With quite a bit of pesto on hand, the plan for my weekend is a series of pesto recipes. I'm in a pesto kind of mood.  First up? Pesto Baked Eggs.

The first time I made baked eggs, I used a marinara sauce, which I didn't love, but the overall recipe was quite good, so it got me to thinking. Why not just tomato slices vs. the sauce? Easier, cheaper and the tomato slices would add nice texture to the dish.


This one couldn't be easier and the pesto takes it from very good to exceptional. This is a gourmet flavored/textured dish that prepares like a beginner's recipe.

Ingredients:

Butter
1 large (or two small) Roma tomato
4 eggs
3 tablespoons heavy cream
1/2 cup shredded Gruyere cheese
Pesto (buy it, make it...whatever you wish)

Directions:

Heat oven to 400 degrees.

Butter the bottom and sides of two baking ramekins (1 cup size).

Layering from the bottom up, to each dish, add 1/4 of the tomato slices, two 2 eggs, 1-1/2 tablespoons of heavy cream, the last 1/4 of the tomato slices, and 1/4 cup of the Gruyere cheese.

Bake for 8 minutes.  Raise heat to broil, and remove from oven when the cheese begins to brown, 1-2 minutes.  For runnier eggs, decrease the initial baking time.  For firmer eggs, increase it.

Remove from oven, top with a generous dollop of pesto, and serve with a side of crostini.

Friday, April 25, 2014

Up-cycle (or is that re-cycle?): small garden stakes...

As I grew my tomato starts, I realized they might need staking up before going into their bigger buckets, and I didn't  want to buy a bunch of sticks/stakes (hate to spend money when something else will do). As I was walking through the laundry room, I spied a package of bamboo place mats I'd bought on the cheap years ago. Four of them for $1.99.  They were 50% off at the time. One of them I used as a sushi rolling mat, which, BTW, it was perfect for. I had three left.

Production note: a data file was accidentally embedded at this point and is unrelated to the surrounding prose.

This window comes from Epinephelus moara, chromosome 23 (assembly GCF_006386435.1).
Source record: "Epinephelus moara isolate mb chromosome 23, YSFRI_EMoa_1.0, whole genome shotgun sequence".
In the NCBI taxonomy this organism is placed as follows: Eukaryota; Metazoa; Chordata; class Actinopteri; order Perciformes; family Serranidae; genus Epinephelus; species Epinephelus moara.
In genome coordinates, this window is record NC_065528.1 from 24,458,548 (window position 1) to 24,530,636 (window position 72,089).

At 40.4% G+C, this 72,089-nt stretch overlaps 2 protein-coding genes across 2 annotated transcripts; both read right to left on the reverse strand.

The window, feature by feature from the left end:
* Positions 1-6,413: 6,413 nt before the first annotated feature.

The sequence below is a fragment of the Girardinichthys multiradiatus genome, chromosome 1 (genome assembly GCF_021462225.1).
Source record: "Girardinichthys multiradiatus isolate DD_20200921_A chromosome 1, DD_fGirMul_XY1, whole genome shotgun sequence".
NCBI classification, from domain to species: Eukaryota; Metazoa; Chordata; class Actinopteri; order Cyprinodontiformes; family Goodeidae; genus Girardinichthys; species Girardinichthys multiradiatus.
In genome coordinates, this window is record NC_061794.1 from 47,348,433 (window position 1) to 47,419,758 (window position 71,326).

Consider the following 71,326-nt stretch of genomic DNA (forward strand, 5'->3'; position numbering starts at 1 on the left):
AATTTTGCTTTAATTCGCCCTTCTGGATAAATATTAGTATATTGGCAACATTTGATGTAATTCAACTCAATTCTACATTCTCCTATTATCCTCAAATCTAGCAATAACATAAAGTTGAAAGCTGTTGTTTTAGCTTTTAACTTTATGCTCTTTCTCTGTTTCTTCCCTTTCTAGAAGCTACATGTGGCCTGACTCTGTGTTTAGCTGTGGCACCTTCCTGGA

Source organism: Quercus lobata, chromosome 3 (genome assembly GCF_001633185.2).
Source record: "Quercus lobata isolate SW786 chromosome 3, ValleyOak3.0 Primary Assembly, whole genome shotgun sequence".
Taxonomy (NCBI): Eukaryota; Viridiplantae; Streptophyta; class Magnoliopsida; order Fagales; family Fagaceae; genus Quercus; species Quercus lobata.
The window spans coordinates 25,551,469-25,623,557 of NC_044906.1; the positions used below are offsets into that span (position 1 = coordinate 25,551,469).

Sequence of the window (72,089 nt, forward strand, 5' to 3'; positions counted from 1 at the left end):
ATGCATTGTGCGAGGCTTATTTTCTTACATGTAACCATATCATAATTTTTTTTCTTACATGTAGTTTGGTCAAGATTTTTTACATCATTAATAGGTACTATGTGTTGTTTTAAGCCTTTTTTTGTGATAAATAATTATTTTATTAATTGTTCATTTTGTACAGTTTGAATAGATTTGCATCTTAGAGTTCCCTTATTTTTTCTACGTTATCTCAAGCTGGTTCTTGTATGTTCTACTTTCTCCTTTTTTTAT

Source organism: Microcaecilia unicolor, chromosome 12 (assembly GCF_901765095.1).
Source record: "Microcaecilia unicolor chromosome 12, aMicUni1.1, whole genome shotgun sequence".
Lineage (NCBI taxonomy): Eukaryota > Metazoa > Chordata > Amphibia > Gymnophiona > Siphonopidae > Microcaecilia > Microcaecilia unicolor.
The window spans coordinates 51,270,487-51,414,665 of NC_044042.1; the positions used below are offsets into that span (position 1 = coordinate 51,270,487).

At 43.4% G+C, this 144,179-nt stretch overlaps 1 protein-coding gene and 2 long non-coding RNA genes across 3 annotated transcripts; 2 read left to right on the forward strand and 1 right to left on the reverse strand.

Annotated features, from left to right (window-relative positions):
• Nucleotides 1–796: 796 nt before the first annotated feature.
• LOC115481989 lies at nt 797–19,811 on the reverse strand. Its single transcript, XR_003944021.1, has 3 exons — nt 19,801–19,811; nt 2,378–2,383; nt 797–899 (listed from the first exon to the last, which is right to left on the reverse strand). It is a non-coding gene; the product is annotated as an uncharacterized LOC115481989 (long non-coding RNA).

Hum, these could work, I thought.

I took my rotary cutter, ran a slice through the strings holding the place mats about every 2", and pulled them apart.



Very easy, and I have enough small stakes to last several growing seasons, all from just one of the mats.  I still have two left. I'll keep them. Never know what use they may find.


This project took all of about 10 minutes. Once down to the last few bound sticks, just pull the threads off, and you'll make clean up time quite a bit faster.


My sagging tomato before...


And perked up after...happy.


This is the time of year I'd rather be traveling around with Cliff and Kindle, exercising my camera, and the less money I spend on things I need around the house, the more money I have to hit the road for short weekends here and there.  Plus, it just makes me feel better to up-cycle.  Or is this called a 're-cycle'. I never did figure that one out.